BY CLINTON PAWLICK
I do not have an open mind. If you ask my wife she’ll tell you: “He comes from a place of ‘no.’” It is part self-preservation (I always think someone is out to get me) and another part nostalgia.
But here’s the thing: This new college playoff thing stinks.
For that matter, the whole devolution of college bowls has me miffed. I don’t know when it started. Maybe with brand title sponsorship. We used to have tradition. The Cotton Bowl. The Rose, Sugar and Orange. Personally, I blame corn chips. But now we have the most unusual associations. A bowl game named after a credit union in California? And another after an alternative currency. The Bitcoin St. Petersburg Bowl? Huh?
When I was a kid, and it really wasn’t that long ago, though my gray hair and the fact that sleep sometimes hurts suggest otherwise, New Year’s Day was a treasure. Game after game of college football spread across the entire array of channels. So, back then, it was like three stations. All day and way into the night.
I can still remember going all pouty on my parents when they asked me to go to bed before the conclusion of the 1982 Orange Bowl. Though I had no affiliation with either school (Clemson or Nebraska), my umbrage was real. My bond was like Super Glue, fast-drying and incredibly strong. I liked the Tigers’ uniforms. What can I say? I was in.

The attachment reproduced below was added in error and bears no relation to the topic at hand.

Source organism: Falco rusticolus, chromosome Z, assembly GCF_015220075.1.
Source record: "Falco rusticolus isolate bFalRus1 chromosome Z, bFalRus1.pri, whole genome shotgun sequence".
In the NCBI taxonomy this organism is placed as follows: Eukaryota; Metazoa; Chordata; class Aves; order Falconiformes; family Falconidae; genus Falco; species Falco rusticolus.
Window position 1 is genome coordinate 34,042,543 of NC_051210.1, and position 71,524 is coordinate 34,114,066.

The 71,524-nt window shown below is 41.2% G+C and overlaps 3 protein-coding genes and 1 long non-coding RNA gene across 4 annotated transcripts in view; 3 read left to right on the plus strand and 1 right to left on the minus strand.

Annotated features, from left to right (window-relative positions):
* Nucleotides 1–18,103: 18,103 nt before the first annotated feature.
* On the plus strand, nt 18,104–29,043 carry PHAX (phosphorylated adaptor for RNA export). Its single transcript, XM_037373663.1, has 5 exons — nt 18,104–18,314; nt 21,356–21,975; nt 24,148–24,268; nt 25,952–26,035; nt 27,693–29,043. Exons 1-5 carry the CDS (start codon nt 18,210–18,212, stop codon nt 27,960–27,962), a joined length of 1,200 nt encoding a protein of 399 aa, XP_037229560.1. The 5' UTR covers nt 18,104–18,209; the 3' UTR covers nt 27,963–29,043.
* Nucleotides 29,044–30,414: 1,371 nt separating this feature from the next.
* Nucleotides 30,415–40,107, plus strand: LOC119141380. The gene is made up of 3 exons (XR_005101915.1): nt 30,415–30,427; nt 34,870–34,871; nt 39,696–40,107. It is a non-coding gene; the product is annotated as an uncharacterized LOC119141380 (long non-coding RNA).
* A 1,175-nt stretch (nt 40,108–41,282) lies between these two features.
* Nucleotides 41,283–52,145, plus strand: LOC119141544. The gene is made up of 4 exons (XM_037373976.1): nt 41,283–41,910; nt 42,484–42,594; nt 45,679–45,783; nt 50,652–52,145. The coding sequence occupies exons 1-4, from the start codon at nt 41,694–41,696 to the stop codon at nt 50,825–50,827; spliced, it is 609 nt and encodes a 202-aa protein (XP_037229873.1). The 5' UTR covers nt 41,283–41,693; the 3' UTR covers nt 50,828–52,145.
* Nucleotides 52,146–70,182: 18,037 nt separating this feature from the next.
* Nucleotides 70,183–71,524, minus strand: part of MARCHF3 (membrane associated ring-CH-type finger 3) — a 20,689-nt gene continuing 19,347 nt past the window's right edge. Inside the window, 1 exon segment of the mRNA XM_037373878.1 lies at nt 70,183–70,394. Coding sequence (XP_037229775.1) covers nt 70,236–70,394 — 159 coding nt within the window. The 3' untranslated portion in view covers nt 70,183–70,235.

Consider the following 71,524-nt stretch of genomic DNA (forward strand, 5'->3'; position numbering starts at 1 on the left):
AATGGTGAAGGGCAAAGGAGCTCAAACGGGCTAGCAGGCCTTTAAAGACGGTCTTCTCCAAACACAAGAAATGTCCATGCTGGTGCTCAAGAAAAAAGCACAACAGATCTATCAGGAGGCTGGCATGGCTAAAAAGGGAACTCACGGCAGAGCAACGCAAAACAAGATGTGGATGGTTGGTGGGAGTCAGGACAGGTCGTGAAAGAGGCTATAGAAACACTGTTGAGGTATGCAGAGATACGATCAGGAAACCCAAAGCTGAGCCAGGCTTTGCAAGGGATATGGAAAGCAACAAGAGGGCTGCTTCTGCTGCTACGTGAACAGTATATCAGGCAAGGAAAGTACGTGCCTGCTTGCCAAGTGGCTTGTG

Fond memories of the past make me resentful of the present. The year after my 1982 New Year’s disappointment, my dad surprised us with tickets to the Cotton Bowl. We lived in Dallas at the time, and I couldn’t believe my luck. It was as if my dad, suddenly endowed with great prescience, read my mind. And so, that New Year’s Day, my father, grandfather, and older brother put on layer upon layer of clothing to fend off the sub-freezing temperatures at Fair Park. Oh, yeah, that’s when the Cotton Bowl was actually played in the stadium of the same name in Dallas — not in the artificial palace of Jerry Jones in Arlington.
It was a great game. Cold. Wet. Poignantly miserable. A low-scoring fight with Dan Marino as the Pitt quarterback and Eric Dickerson running for the SMU Mustangs. Both became huge NFL stars, and I was there watching their last collegiate effort. Halftime was enjoyable, too. As the players walked off the field, a string of beautiful women marched onto it. The Kilgore Rangerettes, a dancing drill team that has performed at every Cotton Bowl now for more than 60 years. They kicked booted legs high into the air in mesmerizing unison. I was smitten.
Ah, yes, those were the good times. A marathon of football compressed into a single day. Nothing more afterwards. It was all at once and then all done. Waiting for the final rankings was suspenseful and tortuous. And I wouldn’t have had it any other way.
Clinton Pawlick and his wife, Jen, live in North Seattle. They love the Seahawks, good friends, Washington reds, and their two cats, Malcolm and Ink Pot Pie.
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